Systemic spread, asymptomatic infection, and infection potential of soilborne propagules in the disease cycle of Phytophthora ramorum; Jennifer Parke, Jeff Stone and Everett Hansen. Oregon State University - $433,951 (2005, 2006, 2007)

Determining the efficacy of a systems approach for producing nursery stock free of plant pathogenic Phytophthora species; Jennifer Parke, Oregon State University, and Niklaus J. Grunwald, USDA Agricultural Research Service, Corvallis - $150,000 (2005)

Adaptive management of Phytophthora ramorum in the Big Sur Ecoregion; David Rizzo Matteo Garbelotto, University of California Davis - $437,113 (2005, 2006, 2007, 2008)

Biological and ecophysiological factors mitigating in planta survival of Phytophthora ramorum in California bay laurel. David Rizzo and Elizabeth Fichtner, UC Davis and Daniel Huberli, UC Berkeley - $140,000 (2005, 2006)

Seasonal symptom expression, detection, and potential for infectivity of Phytophthora ramorum on rhododendron and camellia; Steve Tjosvold. University of California Cooperative Extension. Santa Cruz Co. and Cheryl Blomquist, California Department of Food and Agriculture - $98,669 (2005, 2006)

Dissecting the population genetics of Phytophthora ramorum using a high density SNP Chip; Brett Tyler and others. Virginia Polytechnic Institute and State University - $100,631 (2005)

In vivo study of host-Phytophthora ramorum-interaction, using green fluorescent protein (GFP); Sabine Werres et al. Federal Biological Research Centre for Agriculture and Forestry (BBA), Germany - $66,560 (2005, 2006)
 
Screening northern red oak (Quercus rubra L.) for geographic as well as individual tree variation for resistant to the Sudden Oak Death pathogen Phytophthora ramorum.Thomas L. Kubisiak and Dana C. Nelson. USDA Forest Service, Southern Research Station - $46,512 (2004)

Predicting the effects of Sudden Oak Death on small vertebrates in high risk oak woodlands in San Luis Obispo County. William Tietje. Cooperative Extension, University of California Berkeley - $17,876 (2004)

Management of Phytophthora ramorum on Christmas trees and conifer nursery stock. Gary Chastagner and Everett Hansen. Cooperative Extension, Washington State University - $59,221 (2004)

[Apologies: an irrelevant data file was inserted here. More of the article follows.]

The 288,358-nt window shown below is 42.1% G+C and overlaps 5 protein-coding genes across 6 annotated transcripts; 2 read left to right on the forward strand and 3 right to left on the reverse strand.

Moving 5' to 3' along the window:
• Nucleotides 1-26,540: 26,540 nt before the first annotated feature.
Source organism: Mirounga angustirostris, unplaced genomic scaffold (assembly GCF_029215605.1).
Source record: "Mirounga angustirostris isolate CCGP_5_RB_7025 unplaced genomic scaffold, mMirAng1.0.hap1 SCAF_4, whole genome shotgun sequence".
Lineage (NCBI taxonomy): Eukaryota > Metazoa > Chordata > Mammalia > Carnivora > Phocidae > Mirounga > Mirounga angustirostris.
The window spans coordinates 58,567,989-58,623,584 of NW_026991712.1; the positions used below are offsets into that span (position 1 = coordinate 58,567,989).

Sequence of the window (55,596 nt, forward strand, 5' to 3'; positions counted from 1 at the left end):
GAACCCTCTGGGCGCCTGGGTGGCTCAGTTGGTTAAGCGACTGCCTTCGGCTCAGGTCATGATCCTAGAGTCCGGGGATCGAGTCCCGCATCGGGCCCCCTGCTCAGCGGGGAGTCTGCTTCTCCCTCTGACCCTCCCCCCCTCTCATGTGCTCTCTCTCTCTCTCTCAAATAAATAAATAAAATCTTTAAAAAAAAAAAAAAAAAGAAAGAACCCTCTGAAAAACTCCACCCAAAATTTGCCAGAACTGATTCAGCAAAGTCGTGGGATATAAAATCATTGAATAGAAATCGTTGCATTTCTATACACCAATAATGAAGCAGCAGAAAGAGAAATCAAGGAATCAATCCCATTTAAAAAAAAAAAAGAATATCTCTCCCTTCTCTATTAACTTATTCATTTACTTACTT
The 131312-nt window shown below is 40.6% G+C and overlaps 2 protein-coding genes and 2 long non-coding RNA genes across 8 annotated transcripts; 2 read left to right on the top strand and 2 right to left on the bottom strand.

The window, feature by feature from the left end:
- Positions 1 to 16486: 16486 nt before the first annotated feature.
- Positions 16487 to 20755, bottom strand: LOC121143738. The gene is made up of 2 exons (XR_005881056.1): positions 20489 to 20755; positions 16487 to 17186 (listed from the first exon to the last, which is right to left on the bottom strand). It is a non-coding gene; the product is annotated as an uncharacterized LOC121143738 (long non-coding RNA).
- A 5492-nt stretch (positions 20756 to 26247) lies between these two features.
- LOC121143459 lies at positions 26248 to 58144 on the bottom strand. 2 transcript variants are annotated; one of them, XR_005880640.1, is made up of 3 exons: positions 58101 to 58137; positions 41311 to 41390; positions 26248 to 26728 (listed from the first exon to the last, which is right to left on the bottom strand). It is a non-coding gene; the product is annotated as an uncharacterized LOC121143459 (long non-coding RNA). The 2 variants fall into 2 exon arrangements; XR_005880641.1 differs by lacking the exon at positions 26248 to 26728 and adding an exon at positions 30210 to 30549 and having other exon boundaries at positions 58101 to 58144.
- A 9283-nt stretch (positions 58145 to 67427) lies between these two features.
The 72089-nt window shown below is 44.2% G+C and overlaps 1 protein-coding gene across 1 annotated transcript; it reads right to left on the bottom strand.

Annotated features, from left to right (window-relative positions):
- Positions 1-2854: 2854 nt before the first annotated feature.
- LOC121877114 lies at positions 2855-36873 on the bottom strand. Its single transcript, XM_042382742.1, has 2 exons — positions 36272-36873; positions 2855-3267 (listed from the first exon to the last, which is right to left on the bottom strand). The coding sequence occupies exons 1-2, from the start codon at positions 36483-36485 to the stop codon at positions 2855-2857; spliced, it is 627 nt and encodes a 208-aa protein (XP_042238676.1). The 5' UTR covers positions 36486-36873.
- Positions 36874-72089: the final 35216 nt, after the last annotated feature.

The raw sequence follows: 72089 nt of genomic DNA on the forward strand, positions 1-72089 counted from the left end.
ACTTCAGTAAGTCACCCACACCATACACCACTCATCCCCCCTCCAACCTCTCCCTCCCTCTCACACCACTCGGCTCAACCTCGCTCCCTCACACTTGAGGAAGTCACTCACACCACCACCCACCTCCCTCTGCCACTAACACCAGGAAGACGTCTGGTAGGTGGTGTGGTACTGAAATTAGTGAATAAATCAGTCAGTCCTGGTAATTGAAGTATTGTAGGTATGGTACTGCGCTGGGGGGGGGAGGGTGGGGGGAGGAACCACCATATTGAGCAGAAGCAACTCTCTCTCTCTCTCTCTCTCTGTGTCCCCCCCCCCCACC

Vertebrates as dispersal agents of Phytophthora ramorum, the pathogen that causes Sudden Oak Death.  J. Hall Cushman & Ross K. Meentemeyer. Sonoma State University - $78,577 (2004)

Evaluation of the potential of commercial firewood and densified fuelwood products as low risk resource utilization alternatives for sudden oak death-disease wood. John R. Shelly. Cooperative Extension, University of California Berkeley - $44,000 (2004)

Phytophthora species associated with potential Phytophthora ramorum sites in the central and eastern United States; Yilmaz Balci, West Virginia University - $50,000 (2004)

Sampling Cankers on oaks and Associated Eastern species for Phytophthora species and other organisms.  Yilmaz Balci, West Virginia University - $69,930 (2005, 2006)

Movement of Phytophthora ramorum among Camellia spp in a nursery setting; Sibdas Ghosh. Dominican University of California - $54,523 (2004)

Sporulation, survival, distribution, and detection of soilborne inoculum of Phytophthora ramorum in forest ecosystems. David Rizzo and Elizabeth Fichtner. University of California Davis. - $118,000 (2005, 2006)

Understanding the disease cycle of Phytophthora ramorum in California oak and tanoak woodlands: Inoculum production, infection thresholds, and summer survival. Jennifer M. Davidson. University of Hawaii - $78,800 (2004)

Biology, Epidemiology, and Behavior of P. ramorum; Matteo Garbelotto, University of California Berkeley - $145,000 (2004)